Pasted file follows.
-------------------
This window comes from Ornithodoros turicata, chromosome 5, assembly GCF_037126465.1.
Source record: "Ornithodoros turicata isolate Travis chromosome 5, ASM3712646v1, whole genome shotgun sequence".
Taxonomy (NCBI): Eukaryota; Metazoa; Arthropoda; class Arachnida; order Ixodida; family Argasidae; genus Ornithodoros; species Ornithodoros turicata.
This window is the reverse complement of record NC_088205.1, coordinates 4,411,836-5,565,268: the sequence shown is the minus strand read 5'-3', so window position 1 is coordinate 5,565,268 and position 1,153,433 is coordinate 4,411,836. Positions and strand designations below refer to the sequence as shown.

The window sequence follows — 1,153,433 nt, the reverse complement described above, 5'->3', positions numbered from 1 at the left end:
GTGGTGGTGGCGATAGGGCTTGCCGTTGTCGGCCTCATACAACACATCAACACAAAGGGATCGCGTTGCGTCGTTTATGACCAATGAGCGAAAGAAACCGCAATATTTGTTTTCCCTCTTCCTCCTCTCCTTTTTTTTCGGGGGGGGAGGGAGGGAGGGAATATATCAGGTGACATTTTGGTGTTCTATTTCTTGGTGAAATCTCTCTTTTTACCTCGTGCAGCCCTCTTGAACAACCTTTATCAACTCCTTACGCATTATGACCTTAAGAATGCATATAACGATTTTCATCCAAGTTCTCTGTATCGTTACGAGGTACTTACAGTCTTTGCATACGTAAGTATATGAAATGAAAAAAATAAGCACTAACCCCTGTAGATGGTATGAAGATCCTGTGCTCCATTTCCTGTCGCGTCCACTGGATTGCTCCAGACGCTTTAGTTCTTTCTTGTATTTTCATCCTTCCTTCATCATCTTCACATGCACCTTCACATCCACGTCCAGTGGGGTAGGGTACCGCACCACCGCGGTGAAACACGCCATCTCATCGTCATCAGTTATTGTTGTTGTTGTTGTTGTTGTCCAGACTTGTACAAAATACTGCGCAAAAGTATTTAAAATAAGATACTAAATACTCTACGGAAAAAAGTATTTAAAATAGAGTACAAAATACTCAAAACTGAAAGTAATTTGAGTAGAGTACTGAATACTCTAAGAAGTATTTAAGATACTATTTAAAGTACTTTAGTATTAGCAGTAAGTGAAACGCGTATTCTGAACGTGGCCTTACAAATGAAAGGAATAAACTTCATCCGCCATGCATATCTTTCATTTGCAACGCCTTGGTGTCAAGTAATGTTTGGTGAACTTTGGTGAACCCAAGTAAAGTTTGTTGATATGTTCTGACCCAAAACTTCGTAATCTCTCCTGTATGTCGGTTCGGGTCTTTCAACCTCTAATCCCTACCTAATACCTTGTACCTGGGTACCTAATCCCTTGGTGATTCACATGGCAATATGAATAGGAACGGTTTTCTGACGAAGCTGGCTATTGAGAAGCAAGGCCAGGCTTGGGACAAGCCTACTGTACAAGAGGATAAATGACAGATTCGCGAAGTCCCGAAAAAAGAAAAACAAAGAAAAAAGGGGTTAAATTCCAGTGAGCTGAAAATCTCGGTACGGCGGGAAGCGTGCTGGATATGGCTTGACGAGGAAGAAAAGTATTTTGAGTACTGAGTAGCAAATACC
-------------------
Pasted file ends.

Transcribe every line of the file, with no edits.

This window comes from Ornithodoros turicata, chromosome 5, assembly GCF_037126465.1.
Source record: "Ornithodoros turicata isolate Travis chromosome 5, ASM3712646v1, whole genome shotgun sequence".
Taxonomy (NCBI): Eukaryota; Metazoa; Arthropoda; class Arachnida; order Ixodida; family Argasidae; genus Ornithodoros; species Ornithodoros turicata.
This window is the reverse complement of record NC_088205.1, coordinates 4,411,836-5,565,268: the sequence shown is the minus strand read 5'-3', so window position 1 is coordinate 5,565,268 and position 1,153,433 is coordinate 4,411,836. Positions and strand designations below refer to the sequence as shown.

The window sequence follows — 1,153,433 nt, the reverse complement described above, 5'->3', positions numbered from 1 at the left end:
GTGGTGGTGGCGATAGGGCTTGCCGTTGTCGGCCTCATACAACACATCAACACAAAGGGATCGCGTTGCGTCGTTTATGACCAATGAGCGAAAGAAACCGCAATATTTGTTTTCCCTCTTCCTCCTCTCCTTTTTTTTCGGGGGGGGAGGGAGGGAGGGAATATATCAGGTGACATTTTGGTGTTCTATTTCTTGGTGAAATCTCTCTTTTTACCTCGTGCAGCCCTCTTGAACAACCTTTATCAACTCCTTACGCATTATGACCTTAAGAATGCATATAACGATTTTCATCCAAGTTCTCTGTATCGTTACGAGGTACTTACAGTCTTTGCATACGTAAGTATATGAAATGAAAAAAATAAGCACTAACCCCTGTAGATGGTATGAAGATCCTGTGCTCCATTTCCTGTCGCGTCCACTGGATTGCTCCAGACGCTTTAGTTCTTTCTTGTATTTTCATCCTTCCTTCATCATCTTCACATGCACCTTCACATCCACGTCCAGTGGGGTAGGGTACCGCACCACCGCGGTGAAACACGCCATCTCATCGTCATCAGTTATTGTTGTTGTTGTTGTTGTTGTCCAGACTTGTACAAAATACTGCGCAAAAGTATTTAAAATAAGATACTAAATACTCTACGGAAAAAAGTATTTAAAATAGAGTACAAAATACTCAAAACTGAAAGTAATTTGAGTAGAGTACTGAATACTCTAAGAAGTATTTAAGATACTATTTAAAGTACTTTAGTATTAGCAGTAAGTGAAACGCGTATTCTGAACGTGGCCTTACAAATGAAAGGAATAAACTTCATCCGCCATGCATATCTTTCATTTGCAACGCCTTGGTGTCAAGTAATGTTTGGTGAACTTTGGTGAACCCAAGTAAAGTTTGTTGATATGTTCTGACCCAAAACTTCGTAATCTCTCCTGTATGTCGGTTCGGGTCTTTCAACCTCTAATCCCTACCTAATACCTTGTACCTGGGTACCTAATCCCTTGGTGATTCACATGGCAATATGAATAGGAACGGTTTTCTGACGAAGCTGGCTATTGAGAAGCAAGGCCAGGCTTGGGACAAGCCTACTGTACAAGAGGATAAATGACAGATTCGCGAAGTCCCGAAAAAAGAAAAACAAAGAAAAAAGGGGTTAAATTCCAGTGAGCTGAAAATCTCGGTACGGCGGGAAGCGTGCTGGATATGGCTTGACGAGGAAGAAAAGTATTTTGAGTACTGAGTAGCAAATACC